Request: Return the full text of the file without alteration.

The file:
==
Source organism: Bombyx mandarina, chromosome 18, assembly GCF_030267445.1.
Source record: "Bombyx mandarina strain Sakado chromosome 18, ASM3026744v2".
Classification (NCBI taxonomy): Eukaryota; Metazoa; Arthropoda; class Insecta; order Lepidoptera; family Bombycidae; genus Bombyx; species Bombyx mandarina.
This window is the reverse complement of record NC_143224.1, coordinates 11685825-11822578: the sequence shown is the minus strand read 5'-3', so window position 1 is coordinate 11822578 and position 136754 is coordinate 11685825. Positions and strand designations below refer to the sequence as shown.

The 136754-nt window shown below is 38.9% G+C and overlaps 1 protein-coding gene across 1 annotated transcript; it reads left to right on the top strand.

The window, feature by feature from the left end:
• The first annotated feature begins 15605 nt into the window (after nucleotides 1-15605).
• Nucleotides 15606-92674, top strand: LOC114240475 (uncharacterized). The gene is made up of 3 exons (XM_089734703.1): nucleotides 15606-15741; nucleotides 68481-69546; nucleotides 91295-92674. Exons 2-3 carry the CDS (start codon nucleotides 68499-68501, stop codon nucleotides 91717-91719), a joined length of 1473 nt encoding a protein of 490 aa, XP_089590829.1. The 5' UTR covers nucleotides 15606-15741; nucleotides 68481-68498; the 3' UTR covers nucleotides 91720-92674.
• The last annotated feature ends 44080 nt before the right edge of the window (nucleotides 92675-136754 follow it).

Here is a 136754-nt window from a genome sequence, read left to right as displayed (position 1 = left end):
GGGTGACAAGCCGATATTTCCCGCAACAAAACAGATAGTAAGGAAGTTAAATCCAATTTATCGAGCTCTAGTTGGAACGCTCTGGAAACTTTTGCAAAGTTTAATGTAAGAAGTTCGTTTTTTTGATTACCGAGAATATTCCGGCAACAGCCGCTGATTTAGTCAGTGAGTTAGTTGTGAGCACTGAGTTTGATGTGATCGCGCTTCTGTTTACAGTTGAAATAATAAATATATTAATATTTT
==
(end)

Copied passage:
Source organism: Bombyx mandarina, chromosome 18, assembly GCF_030267445.1.
Source record: "Bombyx mandarina strain Sakado chromosome 18, ASM3026744v2".
Classification (NCBI taxonomy): Eukaryota; Metazoa; Arthropoda; class Insecta; order Lepidoptera; family Bombycidae; genus Bombyx; species Bombyx mandarina.
This window is the reverse complement of record NC_143224.1, coordinates 11685825-11822578: the sequence shown is the minus strand read 5'-3', so window position 1 is coordinate 11822578 and position 136754 is coordinate 11685825. Positions and strand designations below refer to the sequence as shown.

The 136754-nt window shown below is 38.9% G+C and overlaps 1 protein-coding gene across 1 annotated transcript; it reads left to right on the top strand.

The window, feature by feature from the left end:
• The first annotated feature begins 15605 nt into the window (after nucleotides 1-15605).
• Nucleotides 15606-92674, top strand: LOC114240475 (uncharacterized). The gene is made up of 3 exons (XM_089734703.1): nucleotides 15606-15741; nucleotides 68481-69546; nucleotides 91295-92674. Exons 2-3 carry the CDS (start codon nucleotides 68499-68501, stop codon nucleotides 91717-91719), a joined length of 1473 nt encoding a protein of 490 aa, XP_089590829.1. The 5' UTR covers nucleotides 15606-15741; nucleotides 68481-68498; the 3' UTR covers nucleotides 91720-92674.
• The last annotated feature ends 44080 nt before the right edge of the window (nucleotides 92675-136754 follow it).

Here is a 136754-nt window from a genome sequence, read left to right as displayed (position 1 = left end):
GGGTGACAAGCCGATATTTCCCGCAACAAAACAGATAGTAAGGAAGTTAAATCCAATTTATCGAGCTCTAGTTGGAACGCTCTGGAAACTTTTGCAAAGTTTAATGTAAGAAGTTCGTTTTTTTGATTACCGAGAATATTCCGGCAACAGCCGCTGATTTAGTCAGTGAGTTAGTTGTGAGCACTGAGTTTGATGTGATCGCGCTTCTGTTTACAGTTGAAATAATAAATATATTAATATTTT